Zhang Ze might be ranked only 165th in the world among men tennis players, but he became the first Chinese player to advance into the third round of an ATP tournament when he upset Richard Gasquet of France in the second round at the China Open in Beijing. Zhang beat another Chinese player, Wu Di, in the opening round. Then came Gasquet, who is ranked 14th in the world was seeded fifth in the Beijing tournament. “This year actually I play a lot of, you know, high-profile tournaments,” Zhang said. “This gives me a lot of opportunities to play against the high-profile opponents. Today I have no fear. I’m very relaxed. I’m not that nervous, so I’m going to try my best to play with utmost performance.” He did, beating Gasquet 6-4 3-6 6-4. In the next round Zhang lost to Florian Mayer of Germany.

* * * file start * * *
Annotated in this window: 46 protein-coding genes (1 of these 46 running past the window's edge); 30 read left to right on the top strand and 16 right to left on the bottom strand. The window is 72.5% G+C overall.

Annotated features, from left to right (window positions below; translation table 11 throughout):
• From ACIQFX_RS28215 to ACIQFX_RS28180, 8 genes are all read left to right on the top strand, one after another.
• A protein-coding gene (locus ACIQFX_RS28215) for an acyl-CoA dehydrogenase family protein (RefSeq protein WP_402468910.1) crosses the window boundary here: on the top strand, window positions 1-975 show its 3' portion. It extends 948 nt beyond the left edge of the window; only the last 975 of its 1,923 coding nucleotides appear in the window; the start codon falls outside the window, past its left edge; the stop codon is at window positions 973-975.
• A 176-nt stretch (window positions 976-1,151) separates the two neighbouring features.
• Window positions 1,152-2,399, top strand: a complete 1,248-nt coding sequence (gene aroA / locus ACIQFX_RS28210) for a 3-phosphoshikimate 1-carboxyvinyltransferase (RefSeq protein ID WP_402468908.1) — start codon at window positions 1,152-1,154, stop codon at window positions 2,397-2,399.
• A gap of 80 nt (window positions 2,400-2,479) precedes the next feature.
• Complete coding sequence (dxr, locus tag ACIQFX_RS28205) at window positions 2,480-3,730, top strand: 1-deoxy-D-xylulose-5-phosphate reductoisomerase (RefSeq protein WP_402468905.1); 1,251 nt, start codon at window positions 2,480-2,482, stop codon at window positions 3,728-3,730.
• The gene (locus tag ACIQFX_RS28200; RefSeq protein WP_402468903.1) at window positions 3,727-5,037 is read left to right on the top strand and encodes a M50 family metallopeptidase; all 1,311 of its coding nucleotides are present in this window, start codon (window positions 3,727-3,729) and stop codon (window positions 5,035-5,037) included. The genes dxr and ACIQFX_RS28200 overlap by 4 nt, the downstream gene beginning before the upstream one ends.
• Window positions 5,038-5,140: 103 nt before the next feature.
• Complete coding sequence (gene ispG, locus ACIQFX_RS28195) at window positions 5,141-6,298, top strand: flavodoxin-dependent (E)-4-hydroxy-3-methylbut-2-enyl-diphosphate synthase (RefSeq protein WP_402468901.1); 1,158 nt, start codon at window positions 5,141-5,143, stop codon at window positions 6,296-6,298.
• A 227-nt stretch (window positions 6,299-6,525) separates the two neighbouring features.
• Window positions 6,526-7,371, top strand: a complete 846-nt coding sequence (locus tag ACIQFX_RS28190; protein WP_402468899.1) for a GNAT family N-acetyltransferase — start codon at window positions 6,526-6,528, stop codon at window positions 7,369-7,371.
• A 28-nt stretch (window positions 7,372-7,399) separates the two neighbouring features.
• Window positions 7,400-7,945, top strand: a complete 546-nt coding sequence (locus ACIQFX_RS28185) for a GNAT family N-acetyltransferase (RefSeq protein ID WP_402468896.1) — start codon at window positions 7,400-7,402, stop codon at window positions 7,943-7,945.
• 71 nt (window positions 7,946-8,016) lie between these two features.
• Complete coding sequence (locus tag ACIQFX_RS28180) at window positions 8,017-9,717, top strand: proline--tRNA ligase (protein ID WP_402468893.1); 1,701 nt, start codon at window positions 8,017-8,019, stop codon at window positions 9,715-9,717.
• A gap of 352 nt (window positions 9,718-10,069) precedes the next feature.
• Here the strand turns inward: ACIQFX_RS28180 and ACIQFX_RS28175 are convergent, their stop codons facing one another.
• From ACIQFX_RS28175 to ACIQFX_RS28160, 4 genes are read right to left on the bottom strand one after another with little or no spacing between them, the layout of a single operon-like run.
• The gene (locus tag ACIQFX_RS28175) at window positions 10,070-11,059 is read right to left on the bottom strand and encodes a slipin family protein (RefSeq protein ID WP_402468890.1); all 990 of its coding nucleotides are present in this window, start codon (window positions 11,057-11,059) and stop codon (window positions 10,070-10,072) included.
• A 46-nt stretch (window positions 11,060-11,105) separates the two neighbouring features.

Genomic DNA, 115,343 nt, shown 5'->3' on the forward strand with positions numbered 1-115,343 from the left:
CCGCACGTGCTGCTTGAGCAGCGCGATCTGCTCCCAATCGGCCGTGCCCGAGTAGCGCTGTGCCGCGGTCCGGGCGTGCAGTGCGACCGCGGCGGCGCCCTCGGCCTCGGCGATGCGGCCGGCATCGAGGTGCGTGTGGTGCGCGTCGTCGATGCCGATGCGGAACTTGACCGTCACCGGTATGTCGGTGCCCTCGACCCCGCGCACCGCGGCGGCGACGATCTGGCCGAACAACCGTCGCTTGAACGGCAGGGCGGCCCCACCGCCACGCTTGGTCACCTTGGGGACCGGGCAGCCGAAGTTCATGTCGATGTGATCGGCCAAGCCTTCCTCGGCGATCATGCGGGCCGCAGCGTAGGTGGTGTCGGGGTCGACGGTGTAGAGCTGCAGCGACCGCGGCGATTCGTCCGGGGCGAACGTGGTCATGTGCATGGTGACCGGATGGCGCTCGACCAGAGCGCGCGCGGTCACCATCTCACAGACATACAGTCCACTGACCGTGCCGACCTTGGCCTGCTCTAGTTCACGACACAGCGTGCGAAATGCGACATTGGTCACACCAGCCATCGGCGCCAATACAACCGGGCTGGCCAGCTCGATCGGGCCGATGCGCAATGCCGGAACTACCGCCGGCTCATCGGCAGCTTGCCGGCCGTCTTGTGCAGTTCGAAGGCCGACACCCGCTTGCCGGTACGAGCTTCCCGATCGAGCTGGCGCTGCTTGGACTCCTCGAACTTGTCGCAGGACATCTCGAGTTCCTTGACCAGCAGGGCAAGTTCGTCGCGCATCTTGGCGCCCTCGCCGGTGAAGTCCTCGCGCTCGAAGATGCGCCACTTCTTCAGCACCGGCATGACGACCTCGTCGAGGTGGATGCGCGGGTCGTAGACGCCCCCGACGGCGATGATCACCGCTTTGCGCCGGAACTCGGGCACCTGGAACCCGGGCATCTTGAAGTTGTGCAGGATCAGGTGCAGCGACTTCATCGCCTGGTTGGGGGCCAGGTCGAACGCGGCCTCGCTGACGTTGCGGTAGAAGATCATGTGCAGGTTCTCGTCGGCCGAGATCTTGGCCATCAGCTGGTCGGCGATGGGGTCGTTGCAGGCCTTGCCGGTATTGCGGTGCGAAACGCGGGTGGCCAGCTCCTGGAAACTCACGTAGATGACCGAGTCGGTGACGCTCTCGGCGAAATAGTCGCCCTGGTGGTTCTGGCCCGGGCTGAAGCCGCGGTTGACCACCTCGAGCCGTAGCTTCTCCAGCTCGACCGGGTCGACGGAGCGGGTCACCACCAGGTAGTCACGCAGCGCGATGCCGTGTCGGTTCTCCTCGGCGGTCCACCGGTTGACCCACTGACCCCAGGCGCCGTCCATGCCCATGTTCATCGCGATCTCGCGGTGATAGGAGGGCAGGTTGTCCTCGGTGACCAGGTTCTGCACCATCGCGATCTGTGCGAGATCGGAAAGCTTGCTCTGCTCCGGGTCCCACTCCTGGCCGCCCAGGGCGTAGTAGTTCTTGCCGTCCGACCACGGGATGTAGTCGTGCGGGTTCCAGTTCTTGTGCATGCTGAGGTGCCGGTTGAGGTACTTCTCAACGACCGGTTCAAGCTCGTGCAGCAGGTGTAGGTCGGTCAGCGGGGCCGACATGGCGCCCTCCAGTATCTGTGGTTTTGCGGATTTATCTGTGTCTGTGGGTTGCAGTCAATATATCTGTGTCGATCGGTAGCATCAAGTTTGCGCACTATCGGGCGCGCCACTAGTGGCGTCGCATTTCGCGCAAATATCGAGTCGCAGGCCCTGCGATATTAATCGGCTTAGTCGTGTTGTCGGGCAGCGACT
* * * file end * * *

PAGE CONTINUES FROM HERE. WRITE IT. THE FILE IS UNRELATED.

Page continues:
The new chief executive officer of the Indian Wells Tennis Garden and the BNPParibas Open is former player Raymond Moore, who has been involved with the event for 25 years as a former owner and managing partner. Moore will be directly involved overseeing the operations of the tournament and the venue while reporting to Oracle Corp. co-founder and CEO Larry Ellison, who owns both the tournament and the venue. The BNPParibas Open, played every March in the southern California desert, is a joint ATP-WTA event. Steve Simon will continue in his role as BNPParibas Open tournament director and chief operating officer of the Tennis Garden. In March, former pro player Charlie Pasarell left his management post with the tournament after 31 years.
Beijing (men): Bob Bryan and Mike Bryan beat Carlos Berlocq and Denis Istomin 6-3 6-2